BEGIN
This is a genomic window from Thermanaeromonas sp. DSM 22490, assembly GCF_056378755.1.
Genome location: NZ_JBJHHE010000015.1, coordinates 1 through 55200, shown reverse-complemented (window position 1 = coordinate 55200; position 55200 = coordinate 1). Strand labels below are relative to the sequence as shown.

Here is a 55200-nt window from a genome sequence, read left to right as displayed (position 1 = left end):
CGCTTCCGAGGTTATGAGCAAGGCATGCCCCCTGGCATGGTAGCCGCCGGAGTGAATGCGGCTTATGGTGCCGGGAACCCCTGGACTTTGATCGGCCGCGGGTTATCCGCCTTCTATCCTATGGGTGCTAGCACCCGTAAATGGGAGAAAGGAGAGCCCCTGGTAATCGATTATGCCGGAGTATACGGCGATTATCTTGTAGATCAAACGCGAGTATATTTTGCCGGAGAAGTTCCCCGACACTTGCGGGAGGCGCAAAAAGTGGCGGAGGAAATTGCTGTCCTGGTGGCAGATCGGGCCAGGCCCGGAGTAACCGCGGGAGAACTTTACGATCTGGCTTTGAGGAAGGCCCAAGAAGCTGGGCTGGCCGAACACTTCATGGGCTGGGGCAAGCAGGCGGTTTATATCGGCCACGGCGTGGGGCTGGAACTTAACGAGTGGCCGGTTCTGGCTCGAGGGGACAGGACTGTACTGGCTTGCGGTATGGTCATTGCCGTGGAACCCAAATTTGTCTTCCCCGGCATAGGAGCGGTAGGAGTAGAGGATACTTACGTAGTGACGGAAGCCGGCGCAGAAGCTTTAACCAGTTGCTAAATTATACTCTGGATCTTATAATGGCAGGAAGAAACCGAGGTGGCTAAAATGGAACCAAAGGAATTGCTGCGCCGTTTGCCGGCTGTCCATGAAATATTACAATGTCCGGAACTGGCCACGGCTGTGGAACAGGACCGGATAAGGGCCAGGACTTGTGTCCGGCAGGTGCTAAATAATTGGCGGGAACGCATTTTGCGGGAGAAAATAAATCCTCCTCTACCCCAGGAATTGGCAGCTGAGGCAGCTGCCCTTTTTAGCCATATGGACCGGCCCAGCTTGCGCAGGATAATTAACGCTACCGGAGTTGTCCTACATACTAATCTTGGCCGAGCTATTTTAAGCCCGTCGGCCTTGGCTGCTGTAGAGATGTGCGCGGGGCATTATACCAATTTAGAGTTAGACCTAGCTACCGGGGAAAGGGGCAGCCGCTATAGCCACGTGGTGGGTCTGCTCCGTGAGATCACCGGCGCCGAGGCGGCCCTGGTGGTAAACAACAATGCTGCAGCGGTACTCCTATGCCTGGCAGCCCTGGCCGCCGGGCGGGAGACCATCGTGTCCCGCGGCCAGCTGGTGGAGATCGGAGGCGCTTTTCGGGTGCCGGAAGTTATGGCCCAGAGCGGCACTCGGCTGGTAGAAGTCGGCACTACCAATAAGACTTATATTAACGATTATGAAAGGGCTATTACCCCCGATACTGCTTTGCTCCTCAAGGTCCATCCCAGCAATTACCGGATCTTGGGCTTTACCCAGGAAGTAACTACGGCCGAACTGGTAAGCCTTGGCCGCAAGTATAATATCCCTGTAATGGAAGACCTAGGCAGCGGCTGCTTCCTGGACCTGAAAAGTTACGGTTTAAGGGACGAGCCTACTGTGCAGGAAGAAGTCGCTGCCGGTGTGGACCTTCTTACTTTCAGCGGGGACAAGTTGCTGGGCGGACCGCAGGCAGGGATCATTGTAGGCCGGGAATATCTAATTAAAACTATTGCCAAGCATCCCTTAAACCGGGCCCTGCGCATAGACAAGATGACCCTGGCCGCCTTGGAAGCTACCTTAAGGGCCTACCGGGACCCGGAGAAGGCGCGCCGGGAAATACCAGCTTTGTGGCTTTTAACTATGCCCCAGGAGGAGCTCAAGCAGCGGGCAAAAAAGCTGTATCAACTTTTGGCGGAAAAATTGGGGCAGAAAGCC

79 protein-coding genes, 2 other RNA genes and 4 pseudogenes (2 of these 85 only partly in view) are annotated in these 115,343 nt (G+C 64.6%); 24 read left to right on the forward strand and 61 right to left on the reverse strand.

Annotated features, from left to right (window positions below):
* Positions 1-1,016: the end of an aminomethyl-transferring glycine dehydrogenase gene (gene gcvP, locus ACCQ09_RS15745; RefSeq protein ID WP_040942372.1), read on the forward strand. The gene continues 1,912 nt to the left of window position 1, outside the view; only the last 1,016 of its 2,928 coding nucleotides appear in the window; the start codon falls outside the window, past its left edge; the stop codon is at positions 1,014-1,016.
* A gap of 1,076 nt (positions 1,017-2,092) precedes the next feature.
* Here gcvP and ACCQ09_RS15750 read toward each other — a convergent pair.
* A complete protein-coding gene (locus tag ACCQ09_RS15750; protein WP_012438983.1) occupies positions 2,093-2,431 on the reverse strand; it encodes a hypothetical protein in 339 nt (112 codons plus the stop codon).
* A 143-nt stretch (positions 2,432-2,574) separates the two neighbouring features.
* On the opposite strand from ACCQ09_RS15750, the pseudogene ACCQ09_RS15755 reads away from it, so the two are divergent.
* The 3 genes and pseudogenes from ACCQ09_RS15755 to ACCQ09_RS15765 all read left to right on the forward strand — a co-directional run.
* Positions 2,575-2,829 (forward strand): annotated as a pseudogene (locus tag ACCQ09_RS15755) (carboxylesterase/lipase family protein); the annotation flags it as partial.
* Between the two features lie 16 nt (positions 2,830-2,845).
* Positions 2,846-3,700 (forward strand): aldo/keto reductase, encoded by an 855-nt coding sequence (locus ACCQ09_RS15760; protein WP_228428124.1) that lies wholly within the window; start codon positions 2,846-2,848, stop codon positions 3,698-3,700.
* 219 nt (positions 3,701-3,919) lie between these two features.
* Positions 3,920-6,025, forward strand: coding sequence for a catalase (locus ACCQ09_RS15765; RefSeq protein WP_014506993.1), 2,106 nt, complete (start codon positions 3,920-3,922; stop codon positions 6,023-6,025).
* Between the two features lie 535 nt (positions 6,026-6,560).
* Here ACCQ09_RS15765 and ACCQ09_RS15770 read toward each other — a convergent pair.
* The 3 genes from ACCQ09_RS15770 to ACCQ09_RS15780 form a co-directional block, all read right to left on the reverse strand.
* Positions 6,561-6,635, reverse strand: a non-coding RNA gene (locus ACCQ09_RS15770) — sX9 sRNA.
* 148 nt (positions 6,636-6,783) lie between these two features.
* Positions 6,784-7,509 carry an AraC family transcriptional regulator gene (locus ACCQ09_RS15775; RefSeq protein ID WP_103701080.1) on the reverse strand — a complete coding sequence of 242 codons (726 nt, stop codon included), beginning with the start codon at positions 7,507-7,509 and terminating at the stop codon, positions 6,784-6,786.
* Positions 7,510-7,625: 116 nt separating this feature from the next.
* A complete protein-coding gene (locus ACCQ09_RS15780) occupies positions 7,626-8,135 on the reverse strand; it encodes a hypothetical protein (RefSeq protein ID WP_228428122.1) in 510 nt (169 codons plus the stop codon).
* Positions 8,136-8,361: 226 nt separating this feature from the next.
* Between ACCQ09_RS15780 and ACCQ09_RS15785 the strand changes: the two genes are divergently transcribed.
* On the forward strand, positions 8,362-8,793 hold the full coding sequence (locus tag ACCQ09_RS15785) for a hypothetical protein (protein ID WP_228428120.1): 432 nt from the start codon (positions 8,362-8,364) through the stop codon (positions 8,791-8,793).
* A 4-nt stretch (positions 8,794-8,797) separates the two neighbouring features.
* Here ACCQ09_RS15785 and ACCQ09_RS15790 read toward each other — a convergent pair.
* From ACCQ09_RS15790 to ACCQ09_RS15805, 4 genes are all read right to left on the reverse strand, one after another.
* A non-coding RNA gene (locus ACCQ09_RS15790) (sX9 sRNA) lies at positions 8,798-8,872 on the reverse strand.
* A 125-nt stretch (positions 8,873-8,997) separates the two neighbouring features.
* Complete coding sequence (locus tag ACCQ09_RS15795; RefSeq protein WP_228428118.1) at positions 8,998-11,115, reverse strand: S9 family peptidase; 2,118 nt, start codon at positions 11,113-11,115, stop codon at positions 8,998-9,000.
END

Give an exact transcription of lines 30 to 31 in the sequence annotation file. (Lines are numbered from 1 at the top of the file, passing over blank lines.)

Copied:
* A 4-nt stretch (positions 8,794-8,797) separates the two neighbouring features.
* Here ACCQ09_RS15785 and ACCQ09_RS15790 read toward each other — a convergent pair.